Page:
I wrote the other day about an encounter in Walthamstow with the ghost of William Morris, noting that all the fine wall paper and lovely design in the world couldn't raise the consciousness of the oppressed masses. That's the trouble with furnishings: they tend to mask false consciousness rather than reveal it.
It was good, therefore, on a rare visit to Tate Mod to find soft furnishings that embodied a strong social message. These were curtains (or wall hangings, if you prefer) by Columbian artist, Beatriz González, who created them in 1981 from images in the popular press as a protest against the antics of the President. The art work was hugely popular and was sold by the metre. As the TM blurb noted: "The work became both a marketable commodity and a metaphor for corruption hiding behind the 'curtain' of public image." Just so. You can see it here.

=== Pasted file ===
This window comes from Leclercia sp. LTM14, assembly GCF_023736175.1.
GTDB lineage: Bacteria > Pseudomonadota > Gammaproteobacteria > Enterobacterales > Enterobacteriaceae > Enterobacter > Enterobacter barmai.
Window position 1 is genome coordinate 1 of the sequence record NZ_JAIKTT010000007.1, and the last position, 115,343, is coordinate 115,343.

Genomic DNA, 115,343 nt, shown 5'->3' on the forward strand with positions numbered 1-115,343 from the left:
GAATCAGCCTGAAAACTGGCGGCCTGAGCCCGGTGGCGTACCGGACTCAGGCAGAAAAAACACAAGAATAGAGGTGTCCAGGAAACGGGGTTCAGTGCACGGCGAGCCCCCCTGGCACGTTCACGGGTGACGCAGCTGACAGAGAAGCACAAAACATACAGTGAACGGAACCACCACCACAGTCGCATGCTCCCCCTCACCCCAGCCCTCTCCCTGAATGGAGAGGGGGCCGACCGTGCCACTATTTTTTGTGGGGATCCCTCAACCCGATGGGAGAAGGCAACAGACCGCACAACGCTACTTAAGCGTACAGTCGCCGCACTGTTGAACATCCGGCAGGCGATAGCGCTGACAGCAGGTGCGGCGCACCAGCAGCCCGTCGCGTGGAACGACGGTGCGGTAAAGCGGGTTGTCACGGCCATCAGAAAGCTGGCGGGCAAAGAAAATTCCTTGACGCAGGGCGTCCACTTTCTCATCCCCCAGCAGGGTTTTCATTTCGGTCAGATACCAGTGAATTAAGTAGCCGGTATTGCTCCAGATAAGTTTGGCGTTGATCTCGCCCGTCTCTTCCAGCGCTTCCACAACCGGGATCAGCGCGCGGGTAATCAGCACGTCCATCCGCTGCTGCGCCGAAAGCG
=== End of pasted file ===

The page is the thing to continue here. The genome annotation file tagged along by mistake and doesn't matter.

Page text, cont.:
A pity, maybe, that Morris hadn't the wit to do the same, although it might have dented the profits of Morris & Co a little bit. It was only one of two pieces I remotely appreciated in T. Mod. The other was a tower built from radios all tuned to different stations – babble / babel ... gettit? ... As for the rest, it was like being trapped inside the pages of the Guardian: full-on images and stories of misery and human depravity. I was glad to escape.